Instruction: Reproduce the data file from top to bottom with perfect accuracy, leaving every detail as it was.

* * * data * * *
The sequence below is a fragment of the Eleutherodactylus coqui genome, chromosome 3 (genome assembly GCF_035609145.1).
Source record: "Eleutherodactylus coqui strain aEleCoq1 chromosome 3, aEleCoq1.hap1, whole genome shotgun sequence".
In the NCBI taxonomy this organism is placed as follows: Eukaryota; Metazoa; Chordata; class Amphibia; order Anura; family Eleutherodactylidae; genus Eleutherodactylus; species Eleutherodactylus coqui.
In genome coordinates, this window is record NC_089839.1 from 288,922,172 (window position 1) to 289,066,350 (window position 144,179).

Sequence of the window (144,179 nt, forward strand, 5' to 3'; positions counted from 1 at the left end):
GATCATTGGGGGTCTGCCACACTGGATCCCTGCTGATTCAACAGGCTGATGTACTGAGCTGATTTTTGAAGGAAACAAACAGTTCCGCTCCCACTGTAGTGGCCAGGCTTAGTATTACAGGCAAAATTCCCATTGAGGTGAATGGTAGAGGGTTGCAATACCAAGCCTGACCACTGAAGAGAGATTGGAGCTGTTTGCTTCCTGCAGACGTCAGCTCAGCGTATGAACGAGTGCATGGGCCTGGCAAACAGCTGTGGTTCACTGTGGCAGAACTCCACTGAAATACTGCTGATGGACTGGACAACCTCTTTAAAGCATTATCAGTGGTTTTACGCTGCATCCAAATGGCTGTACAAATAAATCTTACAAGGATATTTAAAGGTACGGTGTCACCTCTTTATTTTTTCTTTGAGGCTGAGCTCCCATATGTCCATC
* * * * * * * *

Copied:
The sequence below is a fragment of the Eleutherodactylus coqui genome, chromosome 3 (genome assembly GCF_035609145.1).
Source record: "Eleutherodactylus coqui strain aEleCoq1 chromosome 3, aEleCoq1.hap1, whole genome shotgun sequence".
In the NCBI taxonomy this organism is placed as follows: Eukaryota; Metazoa; Chordata; class Amphibia; order Anura; family Eleutherodactylidae; genus Eleutherodactylus; species Eleutherodactylus coqui.
In genome coordinates, this window is record NC_089839.1 from 288,922,172 (window position 1) to 289,066,350 (window position 144,179).

Sequence of the window (144,179 nt, forward strand, 5' to 3'; positions counted from 1 at the left end):
GATCATTGGGGGTCTGCCACACTGGATCCCTGCTGATTCAACAGGCTGATGTACTGAGCTGATTTTTGAAGGAAACAAACAGTTCCGCTCCCACTGTAGTGGCCAGGCTTAGTATTACAGGCAAAATTCCCATTGAGGTGAATGGTAGAGGGTTGCAATACCAAGCCTGACCACTGAAGAGAGATTGGAGCTGTTTGCTTCCTGCAGACGTCAGCTCAGCGTATGAACGAGTGCATGGGCCTGGCAAACAGCTGTGGTTCACTGTGGCAGAACTCCACTGAAATACTGCTGATGGACTGGACAACCTCTTTAAAGCATTATCAGTGGTTTTACGCTGCATCCAAATGGCTGTACAAATAAATCTTACAAGGATATTTAAAGGTACGGTGTCACCTCTTTATTTTTTCTTTGAGGCTGAGCTCCCATATGTCCATC